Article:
We had originally planned to join an overnight Pandani walk to Rufus via the Gingerbread Track, but in the end had had to pull out due to work commitments. Instead, we decided to do it as a day walk and hopefully meet the group somewhere for lunch. We stopped briefly at Lake St Clair on the drive up the night before and were happy to see Mt Olympus covered in snow.
The start of the Gingerbread Track is not signposted and is only marked by a small cairn next to the road, just past the Navarre River crossing. Initially the track is somewhat overgrown, but soon opens up as it follows the western side of the Navarre River. Although there was some snow in the forest, it wasn’t until we reached the first button-grass plain that it started to get a bit thicker. From here we were able to follow footprints from a group who had walked up the day before and had camped somewhere along the track, and got our first glimpse of a snowy KWI which is also on the cards for future walks.
Large frozen puddles and very slippery treated pine logs kept our focus while climbing up towards Joe Slatter Hut, which we reached 60 minutes after leaving the carpark. There was no sign of any recent habitats, except for a pair of well-worn boots with a note saying that they will be picked up again shortly. From here we decided it was time to put the snow shoes on, as we were starting to sink in the deep drifts.
We lost sight of the markers once we reached the large plateau but continued following ski tracks left the day prior that led towards the western rim. Some time was spent here admiring the sandstone boulders overlooking Lake Undine, Gell and the Cheyne Range. Pyramid Mountain was also clearly visible, and its namesake shape accentuated with a heavy blanket of snow. As we climbed higher the views just kept getting better, but before long we had dipped back down into the sheltered bowl just south of the summit and looking onto the Gingerbread Hut.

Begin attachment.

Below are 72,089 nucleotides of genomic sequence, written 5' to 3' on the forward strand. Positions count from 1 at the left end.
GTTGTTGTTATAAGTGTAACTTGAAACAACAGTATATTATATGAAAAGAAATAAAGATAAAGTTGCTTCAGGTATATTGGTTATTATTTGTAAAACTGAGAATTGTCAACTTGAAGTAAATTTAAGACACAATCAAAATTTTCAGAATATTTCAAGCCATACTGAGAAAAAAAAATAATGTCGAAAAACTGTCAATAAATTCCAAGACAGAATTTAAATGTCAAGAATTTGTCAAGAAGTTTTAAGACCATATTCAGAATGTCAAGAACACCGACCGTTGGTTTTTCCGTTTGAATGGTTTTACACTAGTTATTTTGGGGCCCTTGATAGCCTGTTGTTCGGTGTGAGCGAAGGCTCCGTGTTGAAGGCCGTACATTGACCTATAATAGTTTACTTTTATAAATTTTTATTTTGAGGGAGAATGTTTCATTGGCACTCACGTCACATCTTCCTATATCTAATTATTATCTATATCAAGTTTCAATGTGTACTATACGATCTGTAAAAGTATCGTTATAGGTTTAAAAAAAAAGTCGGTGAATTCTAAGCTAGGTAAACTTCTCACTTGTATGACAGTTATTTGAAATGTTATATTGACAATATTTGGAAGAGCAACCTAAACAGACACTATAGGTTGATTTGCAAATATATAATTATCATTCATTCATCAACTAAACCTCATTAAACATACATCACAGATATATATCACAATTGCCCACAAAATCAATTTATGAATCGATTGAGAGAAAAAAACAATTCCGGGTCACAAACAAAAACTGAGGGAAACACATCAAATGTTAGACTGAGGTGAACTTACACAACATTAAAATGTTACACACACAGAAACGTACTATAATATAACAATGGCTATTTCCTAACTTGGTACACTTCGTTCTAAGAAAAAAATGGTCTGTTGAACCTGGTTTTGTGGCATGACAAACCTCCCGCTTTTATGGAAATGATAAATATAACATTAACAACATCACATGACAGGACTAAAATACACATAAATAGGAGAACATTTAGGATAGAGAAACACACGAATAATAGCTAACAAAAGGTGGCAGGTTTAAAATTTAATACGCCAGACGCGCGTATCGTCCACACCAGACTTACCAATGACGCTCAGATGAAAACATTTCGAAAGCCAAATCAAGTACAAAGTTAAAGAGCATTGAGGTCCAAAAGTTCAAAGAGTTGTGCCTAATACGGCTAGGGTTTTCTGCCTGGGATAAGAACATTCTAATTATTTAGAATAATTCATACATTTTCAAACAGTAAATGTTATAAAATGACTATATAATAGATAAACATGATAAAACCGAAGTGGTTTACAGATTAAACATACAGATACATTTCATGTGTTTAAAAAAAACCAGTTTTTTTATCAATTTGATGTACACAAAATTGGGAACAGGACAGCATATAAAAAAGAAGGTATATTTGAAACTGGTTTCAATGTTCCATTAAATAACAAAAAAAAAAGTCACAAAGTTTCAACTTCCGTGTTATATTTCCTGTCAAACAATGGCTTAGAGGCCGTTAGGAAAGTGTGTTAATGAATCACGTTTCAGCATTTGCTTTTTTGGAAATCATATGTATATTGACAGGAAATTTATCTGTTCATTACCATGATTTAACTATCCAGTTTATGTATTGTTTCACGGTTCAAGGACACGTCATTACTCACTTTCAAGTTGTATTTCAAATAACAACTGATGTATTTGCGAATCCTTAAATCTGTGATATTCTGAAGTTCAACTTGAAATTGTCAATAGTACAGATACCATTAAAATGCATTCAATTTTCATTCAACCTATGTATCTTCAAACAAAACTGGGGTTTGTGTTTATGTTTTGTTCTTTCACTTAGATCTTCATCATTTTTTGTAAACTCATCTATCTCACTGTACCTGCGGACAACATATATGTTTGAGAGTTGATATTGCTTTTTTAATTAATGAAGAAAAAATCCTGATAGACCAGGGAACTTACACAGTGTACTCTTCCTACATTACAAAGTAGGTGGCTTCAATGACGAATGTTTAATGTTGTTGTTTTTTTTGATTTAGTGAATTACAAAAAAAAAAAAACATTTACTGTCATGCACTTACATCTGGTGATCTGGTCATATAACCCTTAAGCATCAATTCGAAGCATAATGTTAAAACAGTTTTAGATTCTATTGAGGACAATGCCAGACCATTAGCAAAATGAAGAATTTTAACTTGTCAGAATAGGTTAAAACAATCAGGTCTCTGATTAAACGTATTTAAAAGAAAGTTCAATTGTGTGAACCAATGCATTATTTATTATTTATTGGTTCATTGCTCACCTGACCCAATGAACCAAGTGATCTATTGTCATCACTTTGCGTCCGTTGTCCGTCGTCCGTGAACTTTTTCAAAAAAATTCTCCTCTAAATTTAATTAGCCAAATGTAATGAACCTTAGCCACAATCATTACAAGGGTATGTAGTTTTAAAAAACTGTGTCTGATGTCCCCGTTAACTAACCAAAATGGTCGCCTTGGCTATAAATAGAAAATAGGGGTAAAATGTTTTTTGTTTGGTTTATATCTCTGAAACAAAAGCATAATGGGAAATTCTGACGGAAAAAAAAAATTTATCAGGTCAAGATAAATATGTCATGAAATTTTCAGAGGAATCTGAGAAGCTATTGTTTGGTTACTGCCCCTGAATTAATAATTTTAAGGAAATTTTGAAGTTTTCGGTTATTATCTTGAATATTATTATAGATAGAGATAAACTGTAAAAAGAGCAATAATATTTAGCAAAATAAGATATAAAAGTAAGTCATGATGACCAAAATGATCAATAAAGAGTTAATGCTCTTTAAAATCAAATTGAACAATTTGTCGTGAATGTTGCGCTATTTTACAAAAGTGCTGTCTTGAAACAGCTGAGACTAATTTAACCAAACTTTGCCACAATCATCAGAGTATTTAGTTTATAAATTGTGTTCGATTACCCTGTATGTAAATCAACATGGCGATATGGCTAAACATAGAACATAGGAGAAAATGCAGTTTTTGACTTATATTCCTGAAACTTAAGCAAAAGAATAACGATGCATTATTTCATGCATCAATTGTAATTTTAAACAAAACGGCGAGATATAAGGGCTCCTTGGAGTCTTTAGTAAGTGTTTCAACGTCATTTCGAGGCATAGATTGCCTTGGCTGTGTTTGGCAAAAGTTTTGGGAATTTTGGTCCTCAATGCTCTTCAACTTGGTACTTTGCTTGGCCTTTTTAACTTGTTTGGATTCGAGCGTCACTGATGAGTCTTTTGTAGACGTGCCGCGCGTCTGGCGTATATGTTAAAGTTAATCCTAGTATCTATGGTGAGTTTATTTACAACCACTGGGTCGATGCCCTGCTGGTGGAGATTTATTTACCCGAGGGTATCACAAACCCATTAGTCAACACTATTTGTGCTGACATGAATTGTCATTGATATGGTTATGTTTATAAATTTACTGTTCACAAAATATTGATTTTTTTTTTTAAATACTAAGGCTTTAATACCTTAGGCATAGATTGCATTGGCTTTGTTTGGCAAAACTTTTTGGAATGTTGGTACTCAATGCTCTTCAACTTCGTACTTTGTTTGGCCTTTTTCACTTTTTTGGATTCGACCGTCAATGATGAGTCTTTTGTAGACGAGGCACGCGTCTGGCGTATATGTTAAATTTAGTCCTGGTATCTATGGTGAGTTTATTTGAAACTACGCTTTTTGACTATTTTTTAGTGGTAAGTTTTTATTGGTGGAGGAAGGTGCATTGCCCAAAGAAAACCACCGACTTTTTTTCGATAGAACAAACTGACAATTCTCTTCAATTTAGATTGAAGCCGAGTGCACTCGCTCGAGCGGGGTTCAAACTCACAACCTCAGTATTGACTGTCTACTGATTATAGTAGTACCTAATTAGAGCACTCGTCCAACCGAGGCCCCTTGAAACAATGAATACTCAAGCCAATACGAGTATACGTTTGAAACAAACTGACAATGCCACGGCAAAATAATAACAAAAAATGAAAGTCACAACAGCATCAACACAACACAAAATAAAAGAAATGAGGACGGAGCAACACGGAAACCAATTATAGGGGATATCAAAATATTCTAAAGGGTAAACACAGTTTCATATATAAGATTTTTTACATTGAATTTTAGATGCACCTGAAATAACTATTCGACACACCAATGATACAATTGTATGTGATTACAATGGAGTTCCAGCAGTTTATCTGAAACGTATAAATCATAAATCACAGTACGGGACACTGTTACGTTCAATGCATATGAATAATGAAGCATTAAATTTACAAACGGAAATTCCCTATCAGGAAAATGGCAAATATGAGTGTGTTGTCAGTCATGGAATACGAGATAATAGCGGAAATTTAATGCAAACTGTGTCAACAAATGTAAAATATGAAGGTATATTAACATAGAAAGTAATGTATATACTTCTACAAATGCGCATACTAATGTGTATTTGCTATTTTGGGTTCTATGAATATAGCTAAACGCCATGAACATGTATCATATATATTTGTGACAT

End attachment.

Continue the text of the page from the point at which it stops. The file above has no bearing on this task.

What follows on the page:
We noticed three people at Gingerbread sitting outside looking out towards us and went over to say hello. They had walked up the day/night before and were somewhat disappointed with the amount of snow and icy conditions. With the conditions being much more favourable to snowshoeing, we then went off the track and continued straight up the large bank behind the hut, cheered on by the three skiers as we climbed the steep face. We were at the summit 10 minutes later and treated with 360 degree views of snow clad mountains, as well as a very strong westerly wind. Luckily the large cairn on the summit provided sufficient shelter to have some food and a quick break.
On the way back down we followed snow markers around the eastern side- which was longer but not as steep as our summit route- before returning to the Gingerbread Hut to say goodbye. By this stage the snow was starting to get slushy and we wanted to get back to the first hut before it would slow us down. Just before we reached Joe Slatter Hut, we bumped into the Pandani group who were on their way up. They had left a bit later than planned, so unfortunately we didn’t meet them for lunch but they were more than happy to talk poo tubes.
The track past the hut had started to get pretty muddy and unfortunately I found a thigh deep bog hole amongst the button grass. We arrived back at the car at 1:45pm and made the compulsory stop at the Hungry Wombat Cafe for a second lunch.
All up 13.4kms in 6 hours and 20 minutes with 734m ascent.
Getting there: Mt Rufus can be accessed a number of ways, the most common being a well-marked track from Lake St Clair. The less frequented Gingerbread Track is accessed from Rufus Canal Road, a few kms past Derwent Bridge on the Lyell Highway heading towards Queenstown.